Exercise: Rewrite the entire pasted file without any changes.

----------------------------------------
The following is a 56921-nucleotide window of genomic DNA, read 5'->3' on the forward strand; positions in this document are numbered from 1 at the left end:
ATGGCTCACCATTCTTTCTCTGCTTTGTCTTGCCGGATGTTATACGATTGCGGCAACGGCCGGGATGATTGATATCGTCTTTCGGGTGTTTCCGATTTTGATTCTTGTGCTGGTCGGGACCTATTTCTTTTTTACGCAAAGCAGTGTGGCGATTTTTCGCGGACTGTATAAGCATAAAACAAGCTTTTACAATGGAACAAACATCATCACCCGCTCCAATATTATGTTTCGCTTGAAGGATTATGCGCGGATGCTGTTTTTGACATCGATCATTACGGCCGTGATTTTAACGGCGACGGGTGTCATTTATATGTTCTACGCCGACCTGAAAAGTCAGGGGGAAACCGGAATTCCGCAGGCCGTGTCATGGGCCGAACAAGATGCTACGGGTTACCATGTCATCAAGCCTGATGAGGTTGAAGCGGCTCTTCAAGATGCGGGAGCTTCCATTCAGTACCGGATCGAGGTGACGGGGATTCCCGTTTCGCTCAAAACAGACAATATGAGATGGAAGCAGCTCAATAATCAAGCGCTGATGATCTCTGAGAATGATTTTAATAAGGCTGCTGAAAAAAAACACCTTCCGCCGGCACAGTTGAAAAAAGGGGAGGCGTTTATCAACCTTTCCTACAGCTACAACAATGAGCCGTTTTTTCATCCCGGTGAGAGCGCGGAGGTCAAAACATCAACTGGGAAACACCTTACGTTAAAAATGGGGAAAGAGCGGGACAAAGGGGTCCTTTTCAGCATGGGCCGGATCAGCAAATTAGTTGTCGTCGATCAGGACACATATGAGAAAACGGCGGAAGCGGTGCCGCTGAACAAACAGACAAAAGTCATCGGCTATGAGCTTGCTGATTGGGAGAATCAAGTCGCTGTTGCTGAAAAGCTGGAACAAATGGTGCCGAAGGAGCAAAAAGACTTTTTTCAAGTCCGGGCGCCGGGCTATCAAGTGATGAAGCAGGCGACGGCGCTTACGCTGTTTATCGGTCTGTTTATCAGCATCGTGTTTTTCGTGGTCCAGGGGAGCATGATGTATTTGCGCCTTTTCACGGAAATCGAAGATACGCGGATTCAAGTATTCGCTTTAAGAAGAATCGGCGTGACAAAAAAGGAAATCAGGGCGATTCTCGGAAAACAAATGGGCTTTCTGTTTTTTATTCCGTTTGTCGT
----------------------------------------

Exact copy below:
The following is a 56921-nucleotide window of genomic DNA, read 5'->3' on the forward strand; positions in this document are numbered from 1 at the left end:
ATGGCTCACCATTCTTTCTCTGCTTTGTCTTGCCGGATGTTATACGATTGCGGCAACGGCCGGGATGATTGATATCGTCTTTCGGGTGTTTCCGATTTTGATTCTTGTGCTGGTCGGGACCTATTTCTTTTTTACGCAAAGCAGTGTGGCGATTTTTCGCGGACTGTATAAGCATAAAACAAGCTTTTACAATGGAACAAACATCATCACCCGCTCCAATATTATGTTTCGCTTGAAGGATTATGCGCGGATGCTGTTTTTGACATCGATCATTACGGCCGTGATTTTAACGGCGACGGGTGTCATTTATATGTTCTACGCCGACCTGAAAAGTCAGGGGGAAACCGGAATTCCGCAGGCCGTGTCATGGGCCGAACAAGATGCTACGGGTTACCATGTCATCAAGCCTGATGAGGTTGAAGCGGCTCTTCAAGATGCGGGAGCTTCCATTCAGTACCGGATCGAGGTGACGGGGATTCCCGTTTCGCTCAAAACAGACAATATGAGATGGAAGCAGCTCAATAATCAAGCGCTGATGATCTCTGAGAATGATTTTAATAAGGCTGCTGAAAAAAAACACCTTCCGCCGGCACAGTTGAAAAAAGGGGAGGCGTTTATCAACCTTTCCTACAGCTACAACAATGAGCCGTTTTTTCATCCCGGTGAGAGCGCGGAGGTCAAAACATCAACTGGGAAACACCTTACGTTAAAAATGGGGAAAGAGCGGGACAAAGGGGTCCTTTTCAGCATGGGCCGGATCAGCAAATTAGTTGTCGTCGATCAGGACACATATGAGAAAACGGCGGAAGCGGTGCCGCTGAACAAACAGACAAAAGTCATCGGCTATGAGCTTGCTGATTGGGAGAATCAAGTCGCTGTTGCTGAAAAGCTGGAACAAATGGTGCCGAAGGAGCAAAAAGACTTTTTTCAAGTCCGGGCGCCGGGCTATCAAGTGATGAAGCAGGCGACGGCGCTTACGCTGTTTATCGGTCTGTTTATCAGCATCGTGTTTTTCGTGGTCCAGGGGAGCATGATGTATTTGCGCCTTTTCACGGAAATCGAAGATACGCGGATTCAAGTATTCGCTTTAAGAAGAATCGGCGTGACAAAAAAGGAAATCAGGGCGATTCTCGGAAAACAAATGGGCTTTCTGTTTTTTATTCCGTTTGTCGT